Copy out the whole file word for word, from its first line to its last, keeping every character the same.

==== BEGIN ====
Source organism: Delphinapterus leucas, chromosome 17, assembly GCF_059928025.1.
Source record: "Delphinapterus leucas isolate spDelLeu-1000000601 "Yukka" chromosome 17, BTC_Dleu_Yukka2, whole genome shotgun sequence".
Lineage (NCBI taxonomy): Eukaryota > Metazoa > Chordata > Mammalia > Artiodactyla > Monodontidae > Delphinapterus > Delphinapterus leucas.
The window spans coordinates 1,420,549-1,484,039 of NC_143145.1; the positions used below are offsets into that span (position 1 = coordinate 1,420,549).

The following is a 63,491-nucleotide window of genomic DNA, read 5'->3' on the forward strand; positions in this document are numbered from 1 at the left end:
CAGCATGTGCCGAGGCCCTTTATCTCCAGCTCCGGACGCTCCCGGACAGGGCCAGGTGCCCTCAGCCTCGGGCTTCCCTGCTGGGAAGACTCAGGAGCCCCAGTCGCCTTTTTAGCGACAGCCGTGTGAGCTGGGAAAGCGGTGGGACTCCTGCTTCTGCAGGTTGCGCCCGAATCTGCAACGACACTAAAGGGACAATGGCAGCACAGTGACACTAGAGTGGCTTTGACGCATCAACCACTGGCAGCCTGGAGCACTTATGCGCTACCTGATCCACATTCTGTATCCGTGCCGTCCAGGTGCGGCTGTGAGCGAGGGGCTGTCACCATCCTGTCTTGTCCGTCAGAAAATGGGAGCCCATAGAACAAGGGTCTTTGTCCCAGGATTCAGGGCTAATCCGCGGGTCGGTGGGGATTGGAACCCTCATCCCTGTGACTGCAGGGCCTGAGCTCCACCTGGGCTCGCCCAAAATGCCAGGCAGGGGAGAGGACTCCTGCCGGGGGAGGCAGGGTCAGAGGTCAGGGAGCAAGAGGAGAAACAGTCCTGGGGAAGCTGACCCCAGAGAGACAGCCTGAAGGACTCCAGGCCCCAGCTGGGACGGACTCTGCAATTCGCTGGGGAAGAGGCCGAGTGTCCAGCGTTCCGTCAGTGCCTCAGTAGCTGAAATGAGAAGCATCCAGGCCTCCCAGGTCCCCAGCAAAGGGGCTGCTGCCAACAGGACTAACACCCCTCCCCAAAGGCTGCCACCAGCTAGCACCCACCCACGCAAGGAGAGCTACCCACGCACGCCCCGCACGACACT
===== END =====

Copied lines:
Source organism: Delphinapterus leucas, chromosome 17, assembly GCF_059928025.1.
Source record: "Delphinapterus leucas isolate spDelLeu-1000000601 "Yukka" chromosome 17, BTC_Dleu_Yukka2, whole genome shotgun sequence".
Lineage (NCBI taxonomy): Eukaryota > Metazoa > Chordata > Mammalia > Artiodactyla > Monodontidae > Delphinapterus > Delphinapterus leucas.
The window spans coordinates 1,420,549-1,484,039 of NC_143145.1; the positions used below are offsets into that span (position 1 = coordinate 1,420,549).

The following is a 63,491-nucleotide window of genomic DNA, read 5'->3' on the forward strand; positions in this document are numbered from 1 at the left end:
CAGCATGTGCCGAGGCCCTTTATCTCCAGCTCCGGACGCTCCCGGACAGGGCCAGGTGCCCTCAGCCTCGGGCTTCCCTGCTGGGAAGACTCAGGAGCCCCAGTCGCCTTTTTAGCGACAGCCGTGTGAGCTGGGAAAGCGGTGGGACTCCTGCTTCTGCAGGTTGCGCCCGAATCTGCAACGACACTAAAGGGACAATGGCAGCACAGTGACACTAGAGTGGCTTTGACGCATCAACCACTGGCAGCCTGGAGCACTTATGCGCTACCTGATCCACATTCTGTATCCGTGCCGTCCAGGTGCGGCTGTGAGCGAGGGGCTGTCACCATCCTGTCTTGTCCGTCAGAAAATGGGAGCCCATAGAACAAGGGTCTTTGTCCCAGGATTCAGGGCTAATCCGCGGGTCGGTGGGGATTGGAACCCTCATCCCTGTGACTGCAGGGCCTGAGCTCCACCTGGGCTCGCCCAAAATGCCAGGCAGGGGAGAGGACTCCTGCCGGGGGAGGCAGGGTCAGAGGTCAGGGAGCAAGAGGAGAAACAGTCCTGGGGAAGCTGACCCCAGAGAGACAGCCTGAAGGACTCCAGGCCCCAGCTGGGACGGACTCTGCAATTCGCTGGGGAAGAGGCCGAGTGTCCAGCGTTCCGTCAGTGCCTCAGTAGCTGAAATGAGAAGCATCCAGGCCTCCCAGGTCCCCAGCAAAGGGGCTGCTGCCAACAGGACTAACACCCCTCCCCAAAGGCTGCCACCAGCTAGCACCCACCCACGCAAGGAGAGCTACCCACGCACGCCCCGCACGACACT